Six proximity data loggers (two badger loggers and four cattle loggers) recorded 103 and 32 inter-species interactions respectively (Tables 3 & 4). Overall, two Valley badgers and five cattle were implicated in inter-specific contacts, with the two badgers contacting all of the five cattle. All five cattle were in the top eight for CI rankings in cattle, with four out of the five amongst the top five.

So just two badgers recorded 103 inter species interactions? (Inter species = contact with cattle) and the authors reckon Defra should test the cattle more regularly? Mmmmm. Even though as they point out in the quote below, the badger /cattle contact was higher than between badgers or between cattle.

In multi-host disease systems, where a pathogen can infect more than one of the species present, host species may combine to form a joint host community in which a pathogen can persist, depending on the extent of inter-specific interaction [50]. In terms of direct contacts, the two hosts in our wildlife-livestock system were mainly decoupled from each other, although episodic inter-species contact rates recorded by badger loggers exceeded interaction rates between neighbouring social groups in badgers (Table 3). In populations with strong spacing patterns, such as those caused by territoriality, disease establishment and persistence may be highly dependent on comparatively more frequent inter-species transmission instead of intra-species transmission [2]. This appears to be the case for the Valley badger group in our badger-cattle system."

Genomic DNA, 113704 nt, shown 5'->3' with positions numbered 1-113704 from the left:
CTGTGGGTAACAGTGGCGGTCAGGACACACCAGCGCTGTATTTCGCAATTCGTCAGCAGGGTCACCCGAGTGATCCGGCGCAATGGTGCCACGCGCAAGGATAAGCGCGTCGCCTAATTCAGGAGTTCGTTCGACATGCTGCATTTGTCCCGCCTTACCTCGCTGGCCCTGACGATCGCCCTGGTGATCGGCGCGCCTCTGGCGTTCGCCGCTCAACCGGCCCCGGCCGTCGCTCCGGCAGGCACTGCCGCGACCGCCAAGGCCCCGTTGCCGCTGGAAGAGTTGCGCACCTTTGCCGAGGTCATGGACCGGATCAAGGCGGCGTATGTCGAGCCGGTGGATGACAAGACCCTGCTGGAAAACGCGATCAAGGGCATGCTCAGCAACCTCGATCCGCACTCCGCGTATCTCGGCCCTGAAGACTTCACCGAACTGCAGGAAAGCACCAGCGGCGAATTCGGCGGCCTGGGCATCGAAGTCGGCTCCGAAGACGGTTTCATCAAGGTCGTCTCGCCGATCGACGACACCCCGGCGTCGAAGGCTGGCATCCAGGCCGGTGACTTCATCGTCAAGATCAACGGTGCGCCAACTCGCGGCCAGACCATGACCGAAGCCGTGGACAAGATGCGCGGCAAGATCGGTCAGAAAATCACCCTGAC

and finally,
Here, the daily contact frequency and duration were higher in badger-cattle interactions than Valley badger group interactions; the true difference may be even greater due to the lower power settings and hence lower sensitivity employed by the cattle loggers.


Anonymous said...

1. So – let me see if I’ve got it right

2. Diseased badgers mix with cattle and pass on TB to the cattle.

3. Diseased cattle are slaughtered – but the infective badgers are not.

4. I just wonder if it has occurred to anyone that if we culled the sick badgers we would break the disease cycle?

I do hope that DEFRA scientists read this blog and seriously consider my proposal albeit a simple one – or have I missed something?

Peter Brady

Matthew said...

No Peter, you haven't missed anything except that bTB gravy train perhaps! In which caase, join the club.

The Badger Trust have issued a press release spluttering that the paper's claims are both 'ludicrous' and 'absurd'.
Which makes us think it may have merit after all.

They (BT) conclude that of course bTB transmission is all cow to cow. Of course it is. And the earth is flat.

Anonymous said...

Hi Matthew

So if the earth's flat couldn't we push all the badger's off the edge?


Matthew said...

I think the poor old badger is as much a victim as our cattle. And increasingly, the pets and other species now contracting badger TB.

IMO the 'species' that needs the push, are the self serving, self interested lightweights who are widening the polemic and thus fuelling this disease. They are not a solution; not even close to it. They are the problem.